Wednesday, February 26, 2014

Tracing The Marks

Skaters make marks on the ice with the edges of their blades. The ones pictured above came from a skater who showed up one morning and focused solely on one particular jump.

I've watched coaches trace the marks in front of their students to point out the fault in their attempt at accomplishing some feat on the ice.  My coach has done it to me.  When I was learning the "three turn" weeks ago, I couldn't figure out why on earth they call it that.  It seemed more like one because you start out facing one direction and end up facing the opposite all on one foot.   When I asked him, he simply said "because when you do a three turn, it makes the figure 3 on the ice".  I went back out on the ice and did a three turn and sure enough, I had created the number 3.

Thus began my lessons in "figure skating".  You can tell what you've done by the marks you leave on the ice, good and bad.

What kind of marks are you leaving by the life you live?

I have watched a mother yell so loudly at her child (from the side of the rink) that even I could hear what was being said.  "We pay a lot of money for you to do this.  Every minute you waste is money wasted.  Now get out there and skate if this is what you really want to do."  My heart sank.  I could see his little spirit crumble and he barely skated in response to her reprimand.  Even I felt ashamed and I wasn't the one being rebuked.

Now it's not that I don't think children (or adults for that matter) don't need encouragement to do better and an understanding of the cost of something they want to pursue, but the little guy is only 9 years old and shaming him in front of everyone doesn't seem to be the way to go.  What kind of marks is she making on his little soul, I wonder?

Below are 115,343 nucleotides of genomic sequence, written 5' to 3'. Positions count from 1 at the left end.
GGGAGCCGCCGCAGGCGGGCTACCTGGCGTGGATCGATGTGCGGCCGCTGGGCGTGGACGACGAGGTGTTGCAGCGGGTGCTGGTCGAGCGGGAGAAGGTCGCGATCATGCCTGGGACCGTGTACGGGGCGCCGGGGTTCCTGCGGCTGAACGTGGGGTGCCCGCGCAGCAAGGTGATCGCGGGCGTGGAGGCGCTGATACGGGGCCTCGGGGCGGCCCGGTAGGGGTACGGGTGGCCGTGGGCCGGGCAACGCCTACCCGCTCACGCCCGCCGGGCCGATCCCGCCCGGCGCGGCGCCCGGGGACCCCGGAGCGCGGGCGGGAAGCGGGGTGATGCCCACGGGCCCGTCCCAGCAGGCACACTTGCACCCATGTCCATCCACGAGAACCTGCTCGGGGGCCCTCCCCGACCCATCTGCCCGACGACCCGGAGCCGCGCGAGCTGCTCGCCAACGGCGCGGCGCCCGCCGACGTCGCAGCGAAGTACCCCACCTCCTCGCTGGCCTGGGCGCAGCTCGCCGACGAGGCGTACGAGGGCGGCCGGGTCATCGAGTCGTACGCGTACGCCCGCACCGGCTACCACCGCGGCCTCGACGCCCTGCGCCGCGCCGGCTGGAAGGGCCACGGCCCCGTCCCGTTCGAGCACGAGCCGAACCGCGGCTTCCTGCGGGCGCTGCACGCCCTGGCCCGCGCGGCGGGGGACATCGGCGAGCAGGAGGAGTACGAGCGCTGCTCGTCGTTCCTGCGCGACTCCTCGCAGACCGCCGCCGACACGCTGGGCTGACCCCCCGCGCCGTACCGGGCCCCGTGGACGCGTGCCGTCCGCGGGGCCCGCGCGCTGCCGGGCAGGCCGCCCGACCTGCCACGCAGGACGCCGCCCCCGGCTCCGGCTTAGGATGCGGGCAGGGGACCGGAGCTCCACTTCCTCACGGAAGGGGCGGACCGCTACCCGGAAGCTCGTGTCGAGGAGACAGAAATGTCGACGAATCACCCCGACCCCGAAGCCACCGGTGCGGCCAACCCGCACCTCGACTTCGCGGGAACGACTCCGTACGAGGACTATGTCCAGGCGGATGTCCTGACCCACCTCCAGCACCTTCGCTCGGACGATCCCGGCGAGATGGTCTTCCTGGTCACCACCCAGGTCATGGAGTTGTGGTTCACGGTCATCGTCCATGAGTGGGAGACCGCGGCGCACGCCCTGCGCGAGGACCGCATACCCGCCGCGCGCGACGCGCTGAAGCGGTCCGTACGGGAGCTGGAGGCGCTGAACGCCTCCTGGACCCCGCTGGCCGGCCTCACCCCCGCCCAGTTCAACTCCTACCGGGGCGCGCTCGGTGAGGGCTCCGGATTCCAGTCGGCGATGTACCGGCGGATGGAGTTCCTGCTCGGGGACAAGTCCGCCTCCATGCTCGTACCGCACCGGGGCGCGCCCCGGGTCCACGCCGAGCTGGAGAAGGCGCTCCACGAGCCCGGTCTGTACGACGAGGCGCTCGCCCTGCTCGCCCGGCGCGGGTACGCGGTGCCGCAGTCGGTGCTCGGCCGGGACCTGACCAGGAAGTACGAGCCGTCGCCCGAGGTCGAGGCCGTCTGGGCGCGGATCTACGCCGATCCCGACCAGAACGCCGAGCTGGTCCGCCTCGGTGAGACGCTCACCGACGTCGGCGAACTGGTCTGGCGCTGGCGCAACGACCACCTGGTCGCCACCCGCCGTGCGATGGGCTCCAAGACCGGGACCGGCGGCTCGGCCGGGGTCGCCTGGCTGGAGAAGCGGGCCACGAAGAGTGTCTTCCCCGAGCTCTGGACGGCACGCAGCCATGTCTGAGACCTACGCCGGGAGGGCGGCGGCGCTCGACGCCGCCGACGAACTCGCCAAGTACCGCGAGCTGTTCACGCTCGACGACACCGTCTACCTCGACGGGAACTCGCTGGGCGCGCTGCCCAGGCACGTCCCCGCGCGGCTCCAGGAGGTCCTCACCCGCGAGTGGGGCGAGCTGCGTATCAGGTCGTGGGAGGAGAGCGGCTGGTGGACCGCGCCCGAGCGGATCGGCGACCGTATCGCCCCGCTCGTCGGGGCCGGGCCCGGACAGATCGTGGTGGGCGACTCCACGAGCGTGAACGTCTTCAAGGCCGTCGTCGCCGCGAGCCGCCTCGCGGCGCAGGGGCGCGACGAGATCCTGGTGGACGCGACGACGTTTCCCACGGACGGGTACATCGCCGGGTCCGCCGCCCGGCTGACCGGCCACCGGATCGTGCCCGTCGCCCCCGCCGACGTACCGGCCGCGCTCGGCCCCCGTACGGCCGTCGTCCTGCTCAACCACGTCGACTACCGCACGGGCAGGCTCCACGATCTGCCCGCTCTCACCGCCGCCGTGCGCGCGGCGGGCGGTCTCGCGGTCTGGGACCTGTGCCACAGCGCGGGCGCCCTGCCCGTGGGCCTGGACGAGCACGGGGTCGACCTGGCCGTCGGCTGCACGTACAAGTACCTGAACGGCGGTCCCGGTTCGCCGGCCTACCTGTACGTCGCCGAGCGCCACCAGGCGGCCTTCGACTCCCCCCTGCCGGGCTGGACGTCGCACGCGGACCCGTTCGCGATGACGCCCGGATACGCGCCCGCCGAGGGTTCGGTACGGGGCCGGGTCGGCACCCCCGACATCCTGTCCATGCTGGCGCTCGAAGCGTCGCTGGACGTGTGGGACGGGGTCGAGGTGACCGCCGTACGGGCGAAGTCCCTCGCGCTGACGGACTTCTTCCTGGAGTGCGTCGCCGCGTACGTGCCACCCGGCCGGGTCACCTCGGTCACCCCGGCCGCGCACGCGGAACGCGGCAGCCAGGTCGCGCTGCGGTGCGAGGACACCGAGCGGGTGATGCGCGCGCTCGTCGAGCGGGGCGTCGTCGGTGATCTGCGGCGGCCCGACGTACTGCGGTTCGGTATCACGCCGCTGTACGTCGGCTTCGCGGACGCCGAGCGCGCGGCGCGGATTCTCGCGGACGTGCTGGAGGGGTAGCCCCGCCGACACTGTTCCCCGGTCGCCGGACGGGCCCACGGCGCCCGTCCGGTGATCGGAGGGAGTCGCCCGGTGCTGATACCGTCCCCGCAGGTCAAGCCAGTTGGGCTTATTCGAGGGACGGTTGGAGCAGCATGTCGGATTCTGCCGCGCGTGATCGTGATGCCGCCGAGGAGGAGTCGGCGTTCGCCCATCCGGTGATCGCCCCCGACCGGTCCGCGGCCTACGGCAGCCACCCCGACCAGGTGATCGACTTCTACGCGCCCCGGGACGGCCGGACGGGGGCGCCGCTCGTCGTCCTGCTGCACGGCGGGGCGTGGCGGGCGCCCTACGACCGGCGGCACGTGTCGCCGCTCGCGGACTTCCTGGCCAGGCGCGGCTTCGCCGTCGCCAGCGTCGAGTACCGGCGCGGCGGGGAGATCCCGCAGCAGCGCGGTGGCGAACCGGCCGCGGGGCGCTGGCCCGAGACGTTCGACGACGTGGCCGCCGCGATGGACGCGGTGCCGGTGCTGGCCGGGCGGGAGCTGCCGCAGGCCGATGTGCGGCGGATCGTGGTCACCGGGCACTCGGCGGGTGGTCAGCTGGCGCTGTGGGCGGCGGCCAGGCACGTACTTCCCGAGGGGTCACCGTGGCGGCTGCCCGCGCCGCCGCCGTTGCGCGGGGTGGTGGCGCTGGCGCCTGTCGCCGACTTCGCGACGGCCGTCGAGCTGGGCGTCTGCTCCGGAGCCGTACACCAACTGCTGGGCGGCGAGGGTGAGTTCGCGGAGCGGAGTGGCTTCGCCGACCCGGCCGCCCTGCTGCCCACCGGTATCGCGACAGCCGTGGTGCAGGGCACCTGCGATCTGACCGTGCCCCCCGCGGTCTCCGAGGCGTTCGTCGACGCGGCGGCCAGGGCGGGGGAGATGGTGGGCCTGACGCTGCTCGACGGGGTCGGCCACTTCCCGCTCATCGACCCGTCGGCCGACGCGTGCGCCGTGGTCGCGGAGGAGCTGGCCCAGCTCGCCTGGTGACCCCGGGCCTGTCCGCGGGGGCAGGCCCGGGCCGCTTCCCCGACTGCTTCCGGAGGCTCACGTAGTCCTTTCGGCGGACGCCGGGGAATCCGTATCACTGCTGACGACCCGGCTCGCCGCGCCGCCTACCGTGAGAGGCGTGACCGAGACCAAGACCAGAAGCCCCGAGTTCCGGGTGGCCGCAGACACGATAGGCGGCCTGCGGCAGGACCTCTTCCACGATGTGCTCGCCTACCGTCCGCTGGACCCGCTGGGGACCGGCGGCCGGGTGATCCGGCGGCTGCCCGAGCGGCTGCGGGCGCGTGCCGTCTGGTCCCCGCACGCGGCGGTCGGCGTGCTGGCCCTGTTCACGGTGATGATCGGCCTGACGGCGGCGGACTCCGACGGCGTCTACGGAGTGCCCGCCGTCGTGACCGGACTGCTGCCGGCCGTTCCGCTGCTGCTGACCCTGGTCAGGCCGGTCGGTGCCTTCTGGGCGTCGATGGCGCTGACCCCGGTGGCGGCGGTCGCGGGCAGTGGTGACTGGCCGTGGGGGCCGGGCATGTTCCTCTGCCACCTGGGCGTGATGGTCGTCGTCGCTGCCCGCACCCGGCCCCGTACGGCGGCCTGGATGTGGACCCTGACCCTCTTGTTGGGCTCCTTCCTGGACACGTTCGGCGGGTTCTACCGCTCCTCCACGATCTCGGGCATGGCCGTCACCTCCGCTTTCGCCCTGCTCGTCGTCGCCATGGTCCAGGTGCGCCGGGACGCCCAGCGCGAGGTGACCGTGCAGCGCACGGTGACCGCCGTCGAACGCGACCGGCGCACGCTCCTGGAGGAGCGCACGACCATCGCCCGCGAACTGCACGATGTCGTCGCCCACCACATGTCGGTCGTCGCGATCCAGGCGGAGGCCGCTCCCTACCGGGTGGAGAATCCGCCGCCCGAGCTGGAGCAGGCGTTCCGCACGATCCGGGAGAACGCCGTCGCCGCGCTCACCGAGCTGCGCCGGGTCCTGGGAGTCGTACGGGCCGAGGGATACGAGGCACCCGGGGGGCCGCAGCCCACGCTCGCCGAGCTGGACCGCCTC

I determined that I would try to encourage him whenever I can.  Living on the edge (my new theme these days) has spread further than just putting on ice skates.  I want to be a cheerleader to the other skaters, especially the young ones.  I found the courage one day to tell him he was doing great when our eyes met as we passed on our way around the rink.  I asked him if he had a competition coming up and he quickly perked up and said he just had one and he placed second!  I congratulated him and made a big deal over it.  He beamed and his eyes seemed to sparkle with pride.

We have the ability to leave marks in the souls of other people.  I want to be a person who says the kinds of things that leave good marks.  You might not think that what you are saying means much, but somewhere down the road, someone will point to the marks that were left by something you said. Make it something worth noting!